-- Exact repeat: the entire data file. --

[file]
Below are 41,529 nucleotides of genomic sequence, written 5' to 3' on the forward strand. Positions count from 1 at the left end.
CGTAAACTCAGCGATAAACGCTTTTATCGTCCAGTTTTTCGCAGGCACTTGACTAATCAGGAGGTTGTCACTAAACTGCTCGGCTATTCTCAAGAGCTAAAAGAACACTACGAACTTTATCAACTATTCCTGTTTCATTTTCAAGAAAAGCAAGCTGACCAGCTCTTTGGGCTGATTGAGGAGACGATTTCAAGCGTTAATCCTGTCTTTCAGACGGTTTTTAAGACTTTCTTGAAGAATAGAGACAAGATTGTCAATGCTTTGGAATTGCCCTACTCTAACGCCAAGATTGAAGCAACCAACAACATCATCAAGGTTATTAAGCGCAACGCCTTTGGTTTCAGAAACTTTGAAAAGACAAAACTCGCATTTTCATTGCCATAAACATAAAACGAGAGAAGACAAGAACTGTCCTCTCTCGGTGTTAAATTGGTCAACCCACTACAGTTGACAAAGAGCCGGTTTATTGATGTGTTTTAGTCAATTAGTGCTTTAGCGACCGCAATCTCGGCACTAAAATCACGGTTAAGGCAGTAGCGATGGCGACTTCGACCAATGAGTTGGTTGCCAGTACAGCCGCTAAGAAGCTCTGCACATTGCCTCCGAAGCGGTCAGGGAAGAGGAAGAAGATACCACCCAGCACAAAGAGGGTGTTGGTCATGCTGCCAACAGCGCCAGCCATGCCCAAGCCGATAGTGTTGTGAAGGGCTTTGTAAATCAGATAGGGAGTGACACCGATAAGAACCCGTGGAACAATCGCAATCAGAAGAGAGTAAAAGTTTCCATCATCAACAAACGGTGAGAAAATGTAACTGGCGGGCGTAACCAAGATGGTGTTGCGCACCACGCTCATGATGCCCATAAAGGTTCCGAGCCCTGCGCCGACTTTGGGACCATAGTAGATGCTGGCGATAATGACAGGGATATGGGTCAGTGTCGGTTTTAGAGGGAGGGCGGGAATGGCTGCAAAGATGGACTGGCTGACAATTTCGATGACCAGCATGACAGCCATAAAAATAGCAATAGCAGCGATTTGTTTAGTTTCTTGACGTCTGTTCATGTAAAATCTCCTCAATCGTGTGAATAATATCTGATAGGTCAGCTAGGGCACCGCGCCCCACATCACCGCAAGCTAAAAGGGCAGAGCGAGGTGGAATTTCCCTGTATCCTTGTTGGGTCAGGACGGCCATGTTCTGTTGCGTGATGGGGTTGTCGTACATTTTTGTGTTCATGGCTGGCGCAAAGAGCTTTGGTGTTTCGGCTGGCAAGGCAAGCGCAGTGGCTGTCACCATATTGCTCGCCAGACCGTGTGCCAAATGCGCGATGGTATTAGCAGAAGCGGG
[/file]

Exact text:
Below are 41,529 nucleotides of genomic sequence, written 5' to 3' on the forward strand. Positions count from 1 at the left end.
CGTAAACTCAGCGATAAACGCTTTTATCGTCCAGTTTTTCGCAGGCACTTGACTAATCAGGAGGTTGTCACTAAACTGCTCGGCTATTCTCAAGAGCTAAAAGAACACTACGAACTTTATCAACTATTCCTGTTTCATTTTCAAGAAAAGCAAGCTGACCAGCTCTTTGGGCTGATTGAGGAGACGATTTCAAGCGTTAATCCTGTCTTTCAGACGGTTTTTAAGACTTTCTTGAAGAATAGAGACAAGATTGTCAATGCTTTGGAATTGCCCTACTCTAACGCCAAGATTGAAGCAACCAACAACATCATCAAGGTTATTAAGCGCAACGCCTTTGGTTTCAGAAACTTTGAAAAGACAAAACTCGCATTTTCATTGCCATAAACATAAAACGAGAGAAGACAAGAACTGTCCTCTCTCGGTGTTAAATTGGTCAACCCACTACAGTTGACAAAGAGCCGGTTTATTGATGTGTTTTAGTCAATTAGTGCTTTAGCGACCGCAATCTCGGCACTAAAATCACGGTTAAGGCAGTAGCGATGGCGACTTCGACCAATGAGTTGGTTGCCAGTACAGCCGCTAAGAAGCTCTGCACATTGCCTCCGAAGCGGTCAGGGAAGAGGAAGAAGATACCACCCAGCACAAAGAGGGTGTTGGTCATGCTGCCAACAGCGCCAGCCATGCCCAAGCCGATAGTGTTGTGAAGGGCTTTGTAAATCAGATAGGGAGTGACACCGATAAGAACCCGTGGAACAATCGCAATCAGAAGAGAGTAAAAGTTTCCATCATCAACAAACGGTGAGAAAATGTAACTGGCGGGCGTAACCAAGATGGTGTTGCGCACCACGCTCATGATGCCCATAAAGGTTCCGAGCCCTGCGCCGACTTTGGGACCATAGTAGATGCTGGCGATAATGACAGGGATATGGGTCAGTGTCGGTTTTAGAGGGAGGGCGGGAATGGCTGCAAAGATGGACTGGCTGACAATTTCGATGACCAGCATGACAGCCATAAAAATAGCAATAGCAGCGATTTGTTTAGTTTCTTGACGTCTGTTCATGTAAAATCTCCTCAATCGTGTGAATAATATCTGATAGGTCAGCTAGGGCACCGCGCCCCACATCACCGCAAGCTAAAAGGGCAGAGCGAGGTGGAATTTCCCTGTATCCTTGTTGGGTCAGGACGGCCATGTTCTGTTGCGTGATGGGGTTGTCGTACATTTTTGTGTTCATGGCTGGCGCAAAGAGCTTTGGTGTTTCGGCTGGCAAGGCAAGCGCAGTGGCTGTCACCATATTGCTCGCCAGACCGTGTGCCAAATGCGCGATGGTATTAGCAGAAGCGGG